Arts and Culture

Internet(al) Divide

by Kate Walz

The Baby Boomers had the Beatles, Gen X saw the fall of the Berlin Wall, and Millennials can now marry whoever they want. But there has been war, terrorism and disease. How can people say that one is better than the other when each generation has it’s own victories and setbacks?


“Generation affects people very differently… you shared certain historical situations at the same time period in our lives.. that shapes the way we perceive certain things and certain situations and the way we respond to them.” said Mr. Dean Eliason, an English teacher here at Monticello.


One recent development with an earth shattering effect on both our society and generations is the internet, which can affect people both internally and externally: internally, because that is how many communicate with the outside world, and externally because that is how information from the outside world gets to an individual. The internet will forever change these generational interactions and how experiences are shared.


The internet blurs cultural, economic and social lines, while allowing for more perspectives. In this way, future societies can be even more progressive than before.


“I’m not sure if I was born in a different era that [being progressive and opening minded] would be part of my personality.” said Alexandra Blaine.


The internet came along in the 1980s and had an impact greater than can possibly be fully  evaluated now. This threatens the old method of establishing generations by birth rates and historical events. It has created a divide with the Before-Internet age and the After-Internet age and causes the friction between older and younger generations.


The friction arises between each generation’s opinion of the internet and how they use it. Younger generations tend to see the internet as a positive light, as they use it most often and for positive interactions like social media. Older generations would oppose the internet because they knew what life was life before it and tend look back on the past with rosy glasses, all while using the internet for paying bills or sending work emails.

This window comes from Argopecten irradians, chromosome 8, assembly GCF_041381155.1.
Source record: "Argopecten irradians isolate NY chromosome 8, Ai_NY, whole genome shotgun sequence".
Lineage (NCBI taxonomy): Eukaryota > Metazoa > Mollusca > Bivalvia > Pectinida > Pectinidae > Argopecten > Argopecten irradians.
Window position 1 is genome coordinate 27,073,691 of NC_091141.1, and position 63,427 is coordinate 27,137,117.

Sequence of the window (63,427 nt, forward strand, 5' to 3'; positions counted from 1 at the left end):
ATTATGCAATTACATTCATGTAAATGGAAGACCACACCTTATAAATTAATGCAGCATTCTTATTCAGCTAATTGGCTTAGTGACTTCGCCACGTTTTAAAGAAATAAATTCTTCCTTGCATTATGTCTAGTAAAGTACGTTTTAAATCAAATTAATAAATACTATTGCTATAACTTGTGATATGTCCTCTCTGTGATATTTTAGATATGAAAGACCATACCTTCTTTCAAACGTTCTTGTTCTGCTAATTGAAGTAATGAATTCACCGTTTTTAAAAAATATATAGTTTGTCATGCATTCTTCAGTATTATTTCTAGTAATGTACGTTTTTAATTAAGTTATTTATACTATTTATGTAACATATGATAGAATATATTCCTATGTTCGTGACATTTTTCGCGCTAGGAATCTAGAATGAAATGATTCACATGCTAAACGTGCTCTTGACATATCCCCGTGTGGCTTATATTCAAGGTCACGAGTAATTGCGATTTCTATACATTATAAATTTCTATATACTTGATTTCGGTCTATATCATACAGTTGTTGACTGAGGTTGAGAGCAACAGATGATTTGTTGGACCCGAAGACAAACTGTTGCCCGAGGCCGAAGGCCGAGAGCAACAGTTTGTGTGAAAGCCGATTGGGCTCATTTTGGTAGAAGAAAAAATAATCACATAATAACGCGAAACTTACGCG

“The internet has created a new generation of young people who possess sophisticated knowledge and skills with information technologies, express values that support learning by experience and the creation of a culture in a digital space, and have particular learning and social preferences.” said Gustavo Mesch, a sociology professor at Oxford University.


In other words, the younger generations are propelling further and further ahead with the internet as the reactant. For example, the whole technology industry did not exist half a century ago, yet now it is the fastest growing industry in the world. Also, the internet has changed how we learn, both inside and outside of school to more hands-on experience based format.


Meanwhile, kids all over America have heard the story of how their parents biked everywhere and played outside until the street lamps came on. Now, teens are constantly badgered for being on their phones until the blue light of their screens illuminate their tired faces and taint the darkness of their rooms. The internet has had such a profound change on society and everyone’s individual lives as well as a collective society. Thus, the divide threatens to end the inter-generational conflict. Not only did the generations grow up differently, but now they can’t relate to each other.


A tug of war has begun between older generations whose goal is go back in time to when the world didn’t fit into a pocket, and younger generations, who are using the internet to its full capacity.


“There needs to be a happy balance… for health and development. They [people] need to be able to do things besides swipe on a screen.” said Ms. McCaskill, of the younger generations.


But there is so much more to technology than swiping on a screen. On the whole, the internet has broadened global perspective, communication and available information. The internet can provide an alternate life like never before. For example,someone in America can talk to someone in China more conveniently than ever before. In fact, the friendship may be stronger because it is based less on geographic proximity and more on personal interests.


To maximize society’s potential, young and old generations should not be butting heads on whether the 1965 or 2015 was better, but collaborating on how to use the internet to its best advantage.


This issue is not a new one, and it won’t be going away anytime soon. But as long as the issue is recognized and people are aware of the divide, the collaboration can be an easy, and even welcomed transition, instead of a continuation of generational warfare.  


“Times are bad. Children no longer obey their parents and everyone is writing a book.” – Marcus Cicero (circa 43 BC)


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